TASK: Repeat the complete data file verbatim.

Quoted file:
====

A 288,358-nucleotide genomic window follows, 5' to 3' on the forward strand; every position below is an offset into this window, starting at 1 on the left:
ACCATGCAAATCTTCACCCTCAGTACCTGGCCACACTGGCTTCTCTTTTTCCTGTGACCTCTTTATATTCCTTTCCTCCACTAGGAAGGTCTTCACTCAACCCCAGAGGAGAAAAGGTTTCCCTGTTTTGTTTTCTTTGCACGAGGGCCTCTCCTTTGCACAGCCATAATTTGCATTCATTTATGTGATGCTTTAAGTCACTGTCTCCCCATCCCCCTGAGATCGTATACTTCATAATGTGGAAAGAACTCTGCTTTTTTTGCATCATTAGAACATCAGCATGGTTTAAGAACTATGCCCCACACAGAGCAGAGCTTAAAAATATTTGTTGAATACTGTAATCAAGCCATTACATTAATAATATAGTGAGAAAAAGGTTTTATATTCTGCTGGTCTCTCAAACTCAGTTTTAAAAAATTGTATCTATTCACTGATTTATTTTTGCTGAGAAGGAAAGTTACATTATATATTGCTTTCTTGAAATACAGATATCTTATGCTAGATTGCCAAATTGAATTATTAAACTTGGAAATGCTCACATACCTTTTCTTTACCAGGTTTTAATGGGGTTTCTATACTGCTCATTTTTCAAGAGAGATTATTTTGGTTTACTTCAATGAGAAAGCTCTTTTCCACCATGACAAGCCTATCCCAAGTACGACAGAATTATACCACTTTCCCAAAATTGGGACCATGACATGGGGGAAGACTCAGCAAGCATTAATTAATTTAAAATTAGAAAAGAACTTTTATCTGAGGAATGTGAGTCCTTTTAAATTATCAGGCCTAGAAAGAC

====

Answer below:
A 288,358-nucleotide genomic window follows, 5' to 3' on the forward strand; every position below is an offset into this window, starting at 1 on the left:
ACCATGCAAATCTTCACCCTCAGTACCTGGCCACACTGGCTTCTCTTTTTCCTGTGACCTCTTTATATTCCTTTCCTCCACTAGGAAGGTCTTCACTCAACCCCAGAGGAGAAAAGGTTTCCCTGTTTTGTTTTCTTTGCACGAGGGCCTCTCCTTTGCACAGCCATAATTTGCATTCATTTATGTGATGCTTTAAGTCACTGTCTCCCCATCCCCCTGAGATCGTATACTTCATAATGTGGAAAGAACTCTGCTTTTTTTGCATCATTAGAACATCAGCATGGTTTAAGAACTATGCCCCACACAGAGCAGAGCTTAAAAATATTTGTTGAATACTGTAATCAAGCCATTACATTAATAATATAGTGAGAAAAAGGTTTTATATTCTGCTGGTCTCTCAAACTCAGTTTTAAAAAATTGTATCTATTCACTGATTTATTTTTGCTGAGAAGGAAAGTTACATTATATATTGCTTTCTTGAAATACAGATATCTTATGCTAGATTGCCAAATTGAATTATTAAACTTGGAAATGCTCACATACCTTTTCTTTACCAGGTTTTAATGGGGTTTCTATACTGCTCATTTTTCAAGAGAGATTATTTTGGTTTACTTCAATGAGAAAGCTCTTTTCCACCATGACAAGCCTATCCCAAGTACGACAGAATTATACCACTTTCCCAAAATTGGGACCATGACATGGGGGAAGACTCAGCAAGCATTAATTAATTTAAAATTAGAAAAGAACTTTTATCTGAGGAATGTGAGTCCTTTTAAATTATCAGGCCTAGAAAGAC